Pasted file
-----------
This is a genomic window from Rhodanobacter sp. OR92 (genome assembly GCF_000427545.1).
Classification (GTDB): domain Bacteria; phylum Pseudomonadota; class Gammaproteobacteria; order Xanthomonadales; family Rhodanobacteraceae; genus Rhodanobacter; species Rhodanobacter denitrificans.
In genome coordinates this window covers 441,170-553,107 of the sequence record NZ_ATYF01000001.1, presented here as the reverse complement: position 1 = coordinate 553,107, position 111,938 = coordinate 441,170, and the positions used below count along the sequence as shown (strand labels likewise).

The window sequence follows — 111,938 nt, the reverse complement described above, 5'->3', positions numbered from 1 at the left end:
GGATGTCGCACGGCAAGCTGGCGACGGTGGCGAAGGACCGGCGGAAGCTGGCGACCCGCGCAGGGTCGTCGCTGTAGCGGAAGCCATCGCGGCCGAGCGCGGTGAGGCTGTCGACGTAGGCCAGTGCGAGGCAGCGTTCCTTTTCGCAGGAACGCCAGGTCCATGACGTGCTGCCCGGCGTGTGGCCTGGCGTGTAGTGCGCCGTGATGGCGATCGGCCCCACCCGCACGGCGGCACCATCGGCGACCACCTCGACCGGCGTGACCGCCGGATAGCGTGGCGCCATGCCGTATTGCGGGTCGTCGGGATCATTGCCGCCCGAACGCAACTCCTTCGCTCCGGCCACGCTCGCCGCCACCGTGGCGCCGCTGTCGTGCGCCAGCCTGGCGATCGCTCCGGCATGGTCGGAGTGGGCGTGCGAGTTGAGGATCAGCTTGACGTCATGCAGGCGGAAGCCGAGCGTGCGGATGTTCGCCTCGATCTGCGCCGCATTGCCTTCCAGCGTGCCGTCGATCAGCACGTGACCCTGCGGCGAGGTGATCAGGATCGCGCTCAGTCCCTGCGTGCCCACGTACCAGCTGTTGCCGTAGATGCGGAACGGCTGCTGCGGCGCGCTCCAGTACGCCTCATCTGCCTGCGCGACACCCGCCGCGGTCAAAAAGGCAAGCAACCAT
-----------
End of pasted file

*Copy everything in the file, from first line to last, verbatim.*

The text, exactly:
This is a genomic window from Rhodanobacter sp. OR92 (genome assembly GCF_000427545.1).
Classification (GTDB): domain Bacteria; phylum Pseudomonadota; class Gammaproteobacteria; order Xanthomonadales; family Rhodanobacteraceae; genus Rhodanobacter; species Rhodanobacter denitrificans.
In genome coordinates this window covers 441,170-553,107 of the sequence record NZ_ATYF01000001.1, presented here as the reverse complement: position 1 = coordinate 553,107, position 111,938 = coordinate 441,170, and the positions used below count along the sequence as shown (strand labels likewise).

The window sequence follows — 111,938 nt, the reverse complement described above, 5'->3', positions numbered from 1 at the left end:
GGATGTCGCACGGCAAGCTGGCGACGGTGGCGAAGGACCGGCGGAAGCTGGCGACCCGCGCAGGGTCGTCGCTGTAGCGGAAGCCATCGCGGCCGAGCGCGGTGAGGCTGTCGACGTAGGCCAGTGCGAGGCAGCGTTCCTTTTCGCAGGAACGCCAGGTCCATGACGTGCTGCCCGGCGTGTGGCCTGGCGTGTAGTGCGCCGTGATGGCGATCGGCCCCACCCGCACGGCGGCACCATCGGCGACCACCTCGACCGGCGTGACCGCCGGATAGCGTGGCGCCATGCCGTATTGCGGGTCGTCGGGATCATTGCCGCCCGAACGCAACTCCTTCGCTCCGGCCACGCTCGCCGCCACCGTGGCGCCGCTGTCGTGCGCCAGCCTGGCGATCGCTCCGGCATGGTCGGAGTGGGCGTGCGAGTTGAGGATCAGCTTGACGTCATGCAGGCGGAAGCCGAGCGTGCGGATGTTCGCCTCGATCTGCGCCGCATTGCCTTCCAGCGTGCCGTCGATCAGCACGTGACCCTGCGGCGAGGTGATCAGGATCGCGCTCAGTCCCTGCGTGCCCACGTACCAGCTGTTGCCGTAGATGCGGAACGGCTGCTGCGGCGCGCTCCAGTACGCCTCATCTGCCTGCGCGACACCCGCCGCGGTCAAAAAGGCAAGCAACCAT